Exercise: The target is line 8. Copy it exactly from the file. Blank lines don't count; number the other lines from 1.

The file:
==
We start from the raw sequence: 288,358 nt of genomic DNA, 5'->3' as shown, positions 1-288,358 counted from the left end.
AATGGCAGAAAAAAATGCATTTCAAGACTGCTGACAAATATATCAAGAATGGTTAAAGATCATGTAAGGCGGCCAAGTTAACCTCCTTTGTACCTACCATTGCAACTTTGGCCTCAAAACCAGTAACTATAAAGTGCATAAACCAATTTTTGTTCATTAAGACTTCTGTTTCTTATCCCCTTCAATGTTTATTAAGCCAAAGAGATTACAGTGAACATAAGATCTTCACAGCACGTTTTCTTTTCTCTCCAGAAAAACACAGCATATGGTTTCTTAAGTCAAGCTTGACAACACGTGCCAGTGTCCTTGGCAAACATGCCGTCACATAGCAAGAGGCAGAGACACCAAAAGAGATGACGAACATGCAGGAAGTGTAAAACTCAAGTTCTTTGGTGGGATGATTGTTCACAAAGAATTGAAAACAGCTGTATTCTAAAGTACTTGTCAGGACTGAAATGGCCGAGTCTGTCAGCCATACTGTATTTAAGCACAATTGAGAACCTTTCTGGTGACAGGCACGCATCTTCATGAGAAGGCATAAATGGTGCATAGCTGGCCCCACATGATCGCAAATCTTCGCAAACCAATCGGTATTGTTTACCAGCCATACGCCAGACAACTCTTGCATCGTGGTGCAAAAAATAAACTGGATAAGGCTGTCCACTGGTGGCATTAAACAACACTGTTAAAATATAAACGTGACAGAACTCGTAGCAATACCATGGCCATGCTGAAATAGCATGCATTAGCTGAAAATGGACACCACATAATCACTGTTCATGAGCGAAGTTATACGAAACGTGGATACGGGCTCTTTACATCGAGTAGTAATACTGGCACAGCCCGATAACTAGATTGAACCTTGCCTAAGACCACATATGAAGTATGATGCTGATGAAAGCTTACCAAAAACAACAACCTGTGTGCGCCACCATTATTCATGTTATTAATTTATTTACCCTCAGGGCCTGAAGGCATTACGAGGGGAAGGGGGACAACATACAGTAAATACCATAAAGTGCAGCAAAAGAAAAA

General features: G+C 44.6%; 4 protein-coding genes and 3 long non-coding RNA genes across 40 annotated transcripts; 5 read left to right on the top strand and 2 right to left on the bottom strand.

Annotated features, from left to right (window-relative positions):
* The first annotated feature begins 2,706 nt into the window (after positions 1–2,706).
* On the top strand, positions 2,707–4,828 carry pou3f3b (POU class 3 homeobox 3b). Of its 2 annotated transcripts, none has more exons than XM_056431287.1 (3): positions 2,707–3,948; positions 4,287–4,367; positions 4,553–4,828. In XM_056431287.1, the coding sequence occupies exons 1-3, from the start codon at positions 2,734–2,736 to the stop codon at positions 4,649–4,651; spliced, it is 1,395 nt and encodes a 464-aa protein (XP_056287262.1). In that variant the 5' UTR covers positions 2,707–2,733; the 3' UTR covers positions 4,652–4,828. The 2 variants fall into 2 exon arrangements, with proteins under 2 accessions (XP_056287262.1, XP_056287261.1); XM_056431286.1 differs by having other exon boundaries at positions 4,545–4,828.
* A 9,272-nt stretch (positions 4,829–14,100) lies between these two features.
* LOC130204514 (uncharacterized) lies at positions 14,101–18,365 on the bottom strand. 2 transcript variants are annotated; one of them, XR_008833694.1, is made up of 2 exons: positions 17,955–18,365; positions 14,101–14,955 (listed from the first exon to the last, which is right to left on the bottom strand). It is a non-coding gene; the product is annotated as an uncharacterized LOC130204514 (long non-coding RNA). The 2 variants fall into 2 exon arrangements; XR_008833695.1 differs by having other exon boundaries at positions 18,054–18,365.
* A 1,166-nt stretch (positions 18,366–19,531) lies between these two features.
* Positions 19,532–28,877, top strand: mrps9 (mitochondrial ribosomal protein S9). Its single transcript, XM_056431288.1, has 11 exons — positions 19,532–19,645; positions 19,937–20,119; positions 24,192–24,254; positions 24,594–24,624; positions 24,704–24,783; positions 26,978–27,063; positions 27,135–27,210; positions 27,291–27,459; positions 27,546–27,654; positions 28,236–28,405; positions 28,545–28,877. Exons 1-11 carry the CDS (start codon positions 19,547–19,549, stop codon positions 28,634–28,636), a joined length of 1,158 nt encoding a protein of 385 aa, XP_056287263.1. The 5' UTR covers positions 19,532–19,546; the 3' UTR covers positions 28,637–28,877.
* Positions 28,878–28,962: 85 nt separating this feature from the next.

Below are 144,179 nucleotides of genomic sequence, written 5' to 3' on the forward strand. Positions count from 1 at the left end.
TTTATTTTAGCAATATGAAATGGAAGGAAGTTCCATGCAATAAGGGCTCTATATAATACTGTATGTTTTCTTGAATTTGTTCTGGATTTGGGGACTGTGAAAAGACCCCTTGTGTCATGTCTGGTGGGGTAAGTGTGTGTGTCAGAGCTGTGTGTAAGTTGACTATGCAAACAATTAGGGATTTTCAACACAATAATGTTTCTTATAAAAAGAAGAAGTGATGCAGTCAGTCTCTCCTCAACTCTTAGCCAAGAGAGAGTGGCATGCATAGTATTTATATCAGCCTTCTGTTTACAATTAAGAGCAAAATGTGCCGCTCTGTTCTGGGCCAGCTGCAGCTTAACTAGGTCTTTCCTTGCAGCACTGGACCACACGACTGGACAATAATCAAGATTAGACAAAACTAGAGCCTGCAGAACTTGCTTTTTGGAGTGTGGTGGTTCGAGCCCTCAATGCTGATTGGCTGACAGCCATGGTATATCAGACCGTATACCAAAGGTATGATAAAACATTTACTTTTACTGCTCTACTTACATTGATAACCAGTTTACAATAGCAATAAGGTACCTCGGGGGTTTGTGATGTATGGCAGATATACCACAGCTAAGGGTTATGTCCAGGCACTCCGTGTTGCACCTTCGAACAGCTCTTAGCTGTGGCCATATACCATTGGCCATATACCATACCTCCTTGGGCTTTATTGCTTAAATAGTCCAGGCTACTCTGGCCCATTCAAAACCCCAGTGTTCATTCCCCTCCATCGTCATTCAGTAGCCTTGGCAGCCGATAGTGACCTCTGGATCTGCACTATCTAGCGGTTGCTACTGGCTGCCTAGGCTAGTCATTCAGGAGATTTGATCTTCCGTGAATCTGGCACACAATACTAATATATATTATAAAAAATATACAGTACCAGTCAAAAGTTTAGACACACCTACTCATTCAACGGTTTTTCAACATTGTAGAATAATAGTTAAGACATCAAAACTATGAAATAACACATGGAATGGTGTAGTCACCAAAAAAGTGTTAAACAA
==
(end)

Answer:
* LOC130204514 (uncharacterized) lies at positions 14,101–18,365 on the bottom strand. 2 transcript variants are annotated; one of them, XR_008833694.1, is made up of 2 exons: positions 17,955–18,365; positions 14,101–14,955 (listed from the first exon to the last, which is right to left on the bottom strand). It is a non-coding gene; the product is annotated as an uncharacterized LOC130204514 (long non-coding RNA). The 2 variants fall into 2 exon arrangements; XR_008833695.1 differs by having other exon boundaries at positions 18,054–18,365.